The student news site of Marquette University

Marquette Wire

The student news site of Marquette University

Marquette Wire

The student news site of Marquette University

Marquette Wire

Kuali system will be used to quicken grant proposal process
Katherine Durben /Photo by Alex Groth /[email protected]

The Office of Research and Sponsored Programs is making the leap from paper to digital by implementing Kuali, a system to manage grant proposals.

Kuali is an electronic grant proposal product that uses cloud-based technology to manage the application, award, budgeting and close-out phases of each grant.

It also has modules for financial conflicts of interest; the Institutional Review Board, which focuses on human research subject rights; and the Institutional Animal Care and Use Committee, which focuses on animal research subject rights.

The program is slated to be implemented by 2017. It is in the early stages of being developed by the ORSP and university human resources, finance and IT services.

ORSP Executive Director Katherine Durben said the office selected Kuali because it is cost-effective and makes the grant application processes more efficient.

“(Kuali) is a really comprehensive system that allows the people who need to access the information to that particular grant that access,” Durben said. “(ORSP) wanted something that was pretty intuitive, that you wouldn’t need to spend hours trying to figure out how to do this. We wanted it to be really simple.”

Faculty, students and staff will be able to submit grant proposals and view each grant’s progress under the password-protected system.

ORSP grant proposals are currently processed with paper. Durben said Kuali will make the process faster and the communication among committees, boards and offices better – which can enhance the amount of research done in the future.

“Right now (ORSP) has its own system, the IRB has its own system, so if we have a grant application that requires human subject’s approval we have to ask if its not automatic – there’s no link between them,” Durben said.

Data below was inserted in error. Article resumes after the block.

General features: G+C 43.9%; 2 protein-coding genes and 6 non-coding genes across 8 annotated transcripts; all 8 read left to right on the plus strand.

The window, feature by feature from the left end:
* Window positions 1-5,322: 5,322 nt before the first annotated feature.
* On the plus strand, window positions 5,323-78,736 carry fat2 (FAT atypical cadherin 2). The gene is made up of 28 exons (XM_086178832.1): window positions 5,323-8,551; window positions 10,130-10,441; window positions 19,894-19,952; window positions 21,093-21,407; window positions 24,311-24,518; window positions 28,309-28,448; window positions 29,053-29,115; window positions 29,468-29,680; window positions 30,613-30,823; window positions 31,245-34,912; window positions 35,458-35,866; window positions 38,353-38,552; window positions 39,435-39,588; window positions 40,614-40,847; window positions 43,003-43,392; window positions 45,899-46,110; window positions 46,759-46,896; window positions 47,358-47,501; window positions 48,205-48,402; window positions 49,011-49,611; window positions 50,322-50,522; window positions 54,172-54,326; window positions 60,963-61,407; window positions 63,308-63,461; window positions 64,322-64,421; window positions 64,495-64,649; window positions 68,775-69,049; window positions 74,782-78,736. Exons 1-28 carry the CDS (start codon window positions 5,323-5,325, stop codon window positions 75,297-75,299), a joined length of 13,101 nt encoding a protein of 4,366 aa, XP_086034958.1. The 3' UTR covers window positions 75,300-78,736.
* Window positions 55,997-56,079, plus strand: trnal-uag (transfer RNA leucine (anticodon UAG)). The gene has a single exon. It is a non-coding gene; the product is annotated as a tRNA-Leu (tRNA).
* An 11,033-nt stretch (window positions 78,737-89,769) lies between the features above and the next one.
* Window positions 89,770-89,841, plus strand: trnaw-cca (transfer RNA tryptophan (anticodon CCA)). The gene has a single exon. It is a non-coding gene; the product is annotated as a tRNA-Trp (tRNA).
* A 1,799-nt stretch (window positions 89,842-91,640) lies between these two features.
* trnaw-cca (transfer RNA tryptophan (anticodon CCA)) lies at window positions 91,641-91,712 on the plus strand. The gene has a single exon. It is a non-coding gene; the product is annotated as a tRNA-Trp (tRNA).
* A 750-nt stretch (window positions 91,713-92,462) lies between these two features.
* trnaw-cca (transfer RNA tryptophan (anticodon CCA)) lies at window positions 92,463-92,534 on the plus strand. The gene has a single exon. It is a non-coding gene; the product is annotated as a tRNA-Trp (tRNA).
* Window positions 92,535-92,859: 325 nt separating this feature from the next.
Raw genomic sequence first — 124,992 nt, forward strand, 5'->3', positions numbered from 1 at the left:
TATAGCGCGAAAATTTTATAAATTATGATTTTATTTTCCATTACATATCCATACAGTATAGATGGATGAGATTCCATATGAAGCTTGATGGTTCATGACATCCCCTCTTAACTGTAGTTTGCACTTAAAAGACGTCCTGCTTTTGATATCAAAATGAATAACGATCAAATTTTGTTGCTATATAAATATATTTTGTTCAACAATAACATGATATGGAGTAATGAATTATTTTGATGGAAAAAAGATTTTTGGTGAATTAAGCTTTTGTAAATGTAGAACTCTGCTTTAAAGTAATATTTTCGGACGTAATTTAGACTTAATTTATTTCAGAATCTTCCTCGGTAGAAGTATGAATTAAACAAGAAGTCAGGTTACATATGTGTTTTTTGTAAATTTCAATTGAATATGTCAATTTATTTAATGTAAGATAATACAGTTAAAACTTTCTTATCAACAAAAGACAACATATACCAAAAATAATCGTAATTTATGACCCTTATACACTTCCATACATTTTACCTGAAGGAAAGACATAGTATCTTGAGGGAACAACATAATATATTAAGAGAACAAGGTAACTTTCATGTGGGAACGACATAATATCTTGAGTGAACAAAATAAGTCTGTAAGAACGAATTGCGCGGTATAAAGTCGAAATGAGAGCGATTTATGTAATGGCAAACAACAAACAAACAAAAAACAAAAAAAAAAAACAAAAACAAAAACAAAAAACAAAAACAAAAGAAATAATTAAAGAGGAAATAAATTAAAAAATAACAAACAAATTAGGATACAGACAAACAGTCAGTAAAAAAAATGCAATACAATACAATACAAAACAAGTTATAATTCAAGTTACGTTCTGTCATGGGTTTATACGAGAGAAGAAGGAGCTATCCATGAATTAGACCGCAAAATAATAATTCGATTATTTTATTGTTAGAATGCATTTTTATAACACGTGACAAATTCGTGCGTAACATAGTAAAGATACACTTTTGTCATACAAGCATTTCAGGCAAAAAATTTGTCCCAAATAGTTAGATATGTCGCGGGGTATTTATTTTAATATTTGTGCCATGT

Ben Kennedy, the research compliance officer for human subjects and radiation safety, said linked communication between grant proposers and boards, offices and committees will enhance grant development and research.

“For example, a researcher may have a project they plan to submit a grant for, and that project involves the use of humans as research subjects,” Kennedy said. “In this instance, Kuali would serve as a single interface for both submission and record keeping in regards to grant management and human research compliance.”

Kennedy said once the office understands and implements Kuali, it can apply the product in various ways and not just for grants.

“From a technical perspective, it’s basically an electronic management system,” Kennedy said. “So if you take it from its purest sense then you can have it apply to other areas like, anything that requires a submission, (for example,) a back office approval process.”

Both Durben and Kennedy said the paper-to-digital transition has some obstacles.

“Some challenges are initial and ongoing training and support, as well as the learning curve and adoption for all users,” Kennedy said in an email.

“The information is put in,” Durben said. “So we have to make sure that all the information is accurate, which, you know, it should be.”

Story continues below advertisement
Leave a Comment
More to Discover

Comments (0)

All Marquette Wire Picks Reader Picks Sort: Newest

Your email address will not be published. Required fields are marked *